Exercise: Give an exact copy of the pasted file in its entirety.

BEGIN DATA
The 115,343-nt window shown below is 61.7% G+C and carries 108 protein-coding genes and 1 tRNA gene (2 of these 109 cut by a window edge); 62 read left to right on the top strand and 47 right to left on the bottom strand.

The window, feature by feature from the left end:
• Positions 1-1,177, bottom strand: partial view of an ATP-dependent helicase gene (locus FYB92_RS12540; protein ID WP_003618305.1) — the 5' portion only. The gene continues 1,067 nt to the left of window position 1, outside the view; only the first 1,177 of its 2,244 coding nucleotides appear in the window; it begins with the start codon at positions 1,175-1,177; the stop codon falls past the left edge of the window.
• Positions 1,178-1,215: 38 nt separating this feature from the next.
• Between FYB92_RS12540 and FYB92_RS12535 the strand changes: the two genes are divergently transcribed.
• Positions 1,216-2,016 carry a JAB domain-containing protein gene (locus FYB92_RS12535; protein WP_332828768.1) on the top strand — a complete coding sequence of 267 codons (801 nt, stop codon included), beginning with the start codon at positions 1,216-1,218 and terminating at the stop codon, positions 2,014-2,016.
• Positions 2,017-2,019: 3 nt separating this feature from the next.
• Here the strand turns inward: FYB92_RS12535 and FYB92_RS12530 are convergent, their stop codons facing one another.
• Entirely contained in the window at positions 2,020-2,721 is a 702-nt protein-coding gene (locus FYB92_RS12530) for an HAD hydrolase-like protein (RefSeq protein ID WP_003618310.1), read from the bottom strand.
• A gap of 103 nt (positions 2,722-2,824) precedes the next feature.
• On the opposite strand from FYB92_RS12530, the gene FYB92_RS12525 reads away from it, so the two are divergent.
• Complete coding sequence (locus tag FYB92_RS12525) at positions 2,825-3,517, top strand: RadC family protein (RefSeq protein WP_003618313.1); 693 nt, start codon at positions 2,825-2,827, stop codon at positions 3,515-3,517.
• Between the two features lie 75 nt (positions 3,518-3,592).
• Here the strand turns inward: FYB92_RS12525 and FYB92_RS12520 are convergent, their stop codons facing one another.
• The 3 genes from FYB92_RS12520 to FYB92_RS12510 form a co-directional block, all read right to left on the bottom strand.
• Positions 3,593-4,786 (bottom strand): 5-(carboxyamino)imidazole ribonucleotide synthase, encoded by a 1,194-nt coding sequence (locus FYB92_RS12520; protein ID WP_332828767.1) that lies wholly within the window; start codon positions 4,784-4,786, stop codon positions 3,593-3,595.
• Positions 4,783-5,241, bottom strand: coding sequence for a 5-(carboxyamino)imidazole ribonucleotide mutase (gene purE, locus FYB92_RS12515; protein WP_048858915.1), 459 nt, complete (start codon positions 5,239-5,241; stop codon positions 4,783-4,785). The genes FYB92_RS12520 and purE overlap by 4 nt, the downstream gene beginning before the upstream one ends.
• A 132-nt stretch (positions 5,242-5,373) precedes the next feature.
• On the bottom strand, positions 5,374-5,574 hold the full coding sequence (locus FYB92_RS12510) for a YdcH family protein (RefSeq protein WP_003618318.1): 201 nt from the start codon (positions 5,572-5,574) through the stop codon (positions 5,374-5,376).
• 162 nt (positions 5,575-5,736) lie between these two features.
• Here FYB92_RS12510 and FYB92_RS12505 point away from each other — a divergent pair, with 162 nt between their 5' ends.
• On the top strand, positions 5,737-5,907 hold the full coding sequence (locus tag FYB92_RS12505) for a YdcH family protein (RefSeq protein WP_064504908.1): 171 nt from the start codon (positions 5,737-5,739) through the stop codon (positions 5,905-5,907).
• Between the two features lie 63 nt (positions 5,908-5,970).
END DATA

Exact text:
The 115,343-nt window shown below is 61.7% G+C and carries 108 protein-coding genes and 1 tRNA gene (2 of these 109 cut by a window edge); 62 read left to right on the top strand and 47 right to left on the bottom strand.

The window, feature by feature from the left end:
• Positions 1-1,177, bottom strand: partial view of an ATP-dependent helicase gene (locus FYB92_RS12540; protein ID WP_003618305.1) — the 5' portion only. The gene continues 1,067 nt to the left of window position 1, outside the view; only the first 1,177 of its 2,244 coding nucleotides appear in the window; it begins with the start codon at positions 1,175-1,177; the stop codon falls past the left edge of the window.
• Positions 1,178-1,215: 38 nt separating this feature from the next.
• Between FYB92_RS12540 and FYB92_RS12535 the strand changes: the two genes are divergently transcribed.
• Positions 1,216-2,016 carry a JAB domain-containing protein gene (locus FYB92_RS12535; protein WP_332828768.1) on the top strand — a complete coding sequence of 267 codons (801 nt, stop codon included), beginning with the start codon at positions 1,216-1,218 and terminating at the stop codon, positions 2,014-2,016.
• Positions 2,017-2,019: 3 nt separating this feature from the next.
• Here the strand turns inward: FYB92_RS12535 and FYB92_RS12530 are convergent, their stop codons facing one another.
• Entirely contained in the window at positions 2,020-2,721 is a 702-nt protein-coding gene (locus FYB92_RS12530) for an HAD hydrolase-like protein (RefSeq protein ID WP_003618310.1), read from the bottom strand.
• A gap of 103 nt (positions 2,722-2,824) precedes the next feature.
• On the opposite strand from FYB92_RS12530, the gene FYB92_RS12525 reads away from it, so the two are divergent.
• Complete coding sequence (locus tag FYB92_RS12525) at positions 2,825-3,517, top strand: RadC family protein (RefSeq protein WP_003618313.1); 693 nt, start codon at positions 2,825-2,827, stop codon at positions 3,515-3,517.
• Between the two features lie 75 nt (positions 3,518-3,592).
• Here the strand turns inward: FYB92_RS12525 and FYB92_RS12520 are convergent, their stop codons facing one another.
• The 3 genes from FYB92_RS12520 to FYB92_RS12510 form a co-directional block, all read right to left on the bottom strand.
• Positions 3,593-4,786 (bottom strand): 5-(carboxyamino)imidazole ribonucleotide synthase, encoded by a 1,194-nt coding sequence (locus FYB92_RS12520; protein ID WP_332828767.1) that lies wholly within the window; start codon positions 4,784-4,786, stop codon positions 3,593-3,595.
• Positions 4,783-5,241, bottom strand: coding sequence for a 5-(carboxyamino)imidazole ribonucleotide mutase (gene purE, locus FYB92_RS12515; protein WP_048858915.1), 459 nt, complete (start codon positions 5,239-5,241; stop codon positions 4,783-4,785). The genes FYB92_RS12520 and purE overlap by 4 nt, the downstream gene beginning before the upstream one ends.
• A 132-nt stretch (positions 5,242-5,373) precedes the next feature.
• On the bottom strand, positions 5,374-5,574 hold the full coding sequence (locus FYB92_RS12510) for a YdcH family protein (RefSeq protein WP_003618318.1): 201 nt from the start codon (positions 5,572-5,574) through the stop codon (positions 5,374-5,376).
• 162 nt (positions 5,575-5,736) lie between these two features.
• Here FYB92_RS12510 and FYB92_RS12505 point away from each other — a divergent pair, with 162 nt between their 5' ends.
• On the top strand, positions 5,737-5,907 hold the full coding sequence (locus tag FYB92_RS12505) for a YdcH family protein (RefSeq protein WP_064504908.1): 171 nt from the start codon (positions 5,737-5,739) through the stop codon (positions 5,905-5,907).
• Between the two features lie 63 nt (positions 5,908-5,970).